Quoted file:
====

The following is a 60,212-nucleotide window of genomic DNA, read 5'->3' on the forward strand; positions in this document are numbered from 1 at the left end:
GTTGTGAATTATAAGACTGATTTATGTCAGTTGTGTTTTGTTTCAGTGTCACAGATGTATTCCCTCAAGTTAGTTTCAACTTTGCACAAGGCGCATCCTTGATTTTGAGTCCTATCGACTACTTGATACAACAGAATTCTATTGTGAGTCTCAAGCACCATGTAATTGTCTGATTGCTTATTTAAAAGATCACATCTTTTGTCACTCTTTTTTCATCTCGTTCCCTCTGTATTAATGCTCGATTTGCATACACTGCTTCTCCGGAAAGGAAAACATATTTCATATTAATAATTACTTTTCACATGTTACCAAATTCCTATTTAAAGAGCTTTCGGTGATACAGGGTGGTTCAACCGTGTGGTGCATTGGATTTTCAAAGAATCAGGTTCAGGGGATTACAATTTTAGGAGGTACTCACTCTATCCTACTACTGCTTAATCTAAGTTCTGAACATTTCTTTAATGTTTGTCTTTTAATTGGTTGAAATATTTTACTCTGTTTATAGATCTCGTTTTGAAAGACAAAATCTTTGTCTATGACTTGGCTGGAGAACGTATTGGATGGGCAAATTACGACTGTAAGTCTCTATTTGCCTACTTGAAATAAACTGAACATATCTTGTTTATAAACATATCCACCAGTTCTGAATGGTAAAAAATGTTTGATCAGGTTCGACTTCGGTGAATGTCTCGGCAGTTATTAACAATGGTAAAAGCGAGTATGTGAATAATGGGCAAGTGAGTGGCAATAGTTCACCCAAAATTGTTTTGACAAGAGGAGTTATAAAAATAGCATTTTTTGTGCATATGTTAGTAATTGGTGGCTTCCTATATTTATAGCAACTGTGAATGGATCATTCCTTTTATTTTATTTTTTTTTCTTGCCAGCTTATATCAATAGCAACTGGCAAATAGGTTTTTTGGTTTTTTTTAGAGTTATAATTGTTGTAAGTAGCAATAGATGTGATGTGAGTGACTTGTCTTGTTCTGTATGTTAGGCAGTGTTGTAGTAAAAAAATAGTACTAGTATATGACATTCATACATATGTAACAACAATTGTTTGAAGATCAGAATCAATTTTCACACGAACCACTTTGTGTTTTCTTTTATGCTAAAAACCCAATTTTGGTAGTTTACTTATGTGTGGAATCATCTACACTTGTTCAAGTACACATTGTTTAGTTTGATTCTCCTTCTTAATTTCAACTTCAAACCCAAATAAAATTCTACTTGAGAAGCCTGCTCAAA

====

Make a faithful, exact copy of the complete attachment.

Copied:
The following is a 60,212-nucleotide window of genomic DNA, read 5'->3' on the forward strand; positions in this document are numbered from 1 at the left end:
GTTGTGAATTATAAGACTGATTTATGTCAGTTGTGTTTTGTTTCAGTGTCACAGATGTATTCCCTCAAGTTAGTTTCAACTTTGCACAAGGCGCATCCTTGATTTTGAGTCCTATCGACTACTTGATACAACAGAATTCTATTGTGAGTCTCAAGCACCATGTAATTGTCTGATTGCTTATTTAAAAGATCACATCTTTTGTCACTCTTTTTTCATCTCGTTCCCTCTGTATTAATGCTCGATTTGCATACACTGCTTCTCCGGAAAGGAAAACATATTTCATATTAATAATTACTTTTCACATGTTACCAAATTCCTATTTAAAGAGCTTTCGGTGATACAGGGTGGTTCAACCGTGTGGTGCATTGGATTTTCAAAGAATCAGGTTCAGGGGATTACAATTTTAGGAGGTACTCACTCTATCCTACTACTGCTTAATCTAAGTTCTGAACATTTCTTTAATGTTTGTCTTTTAATTGGTTGAAATATTTTACTCTGTTTATAGATCTCGTTTTGAAAGACAAAATCTTTGTCTATGACTTGGCTGGAGAACGTATTGGATGGGCAAATTACGACTGTAAGTCTCTATTTGCCTACTTGAAATAAACTGAACATATCTTGTTTATAAACATATCCACCAGTTCTGAATGGTAAAAAATGTTTGATCAGGTTCGACTTCGGTGAATGTCTCGGCAGTTATTAACAATGGTAAAAGCGAGTATGTGAATAATGGGCAAGTGAGTGGCAATAGTTCACCCAAAATTGTTTTGACAAGAGGAGTTATAAAAATAGCATTTTTTGTGCATATGTTAGTAATTGGTGGCTTCCTATATTTATAGCAACTGTGAATGGATCATTCCTTTTATTTTATTTTTTTTTCTTGCCAGCTTATATCAATAGCAACTGGCAAATAGGTTTTTTGGTTTTTTTTAGAGTTATAATTGTTGTAAGTAGCAATAGATGTGATGTGAGTGACTTGTCTTGTTCTGTATGTTAGGCAGTGTTGTAGTAAAAAAATAGTACTAGTATATGACATTCATACATATGTAACAACAATTGTTTGAAGATCAGAATCAATTTTCACACGAACCACTTTGTGTTTTCTTTTATGCTAAAAACCCAATTTTGGTAGTTTACTTATGTGTGGAATCATCTACACTTGTTCAAGTACACATTGTTTAGTTTGATTCTCCTTCTTAATTTCAACTTCAAACCCAAATAAAATTCTACTTGAGAAGCCTGCTCAAA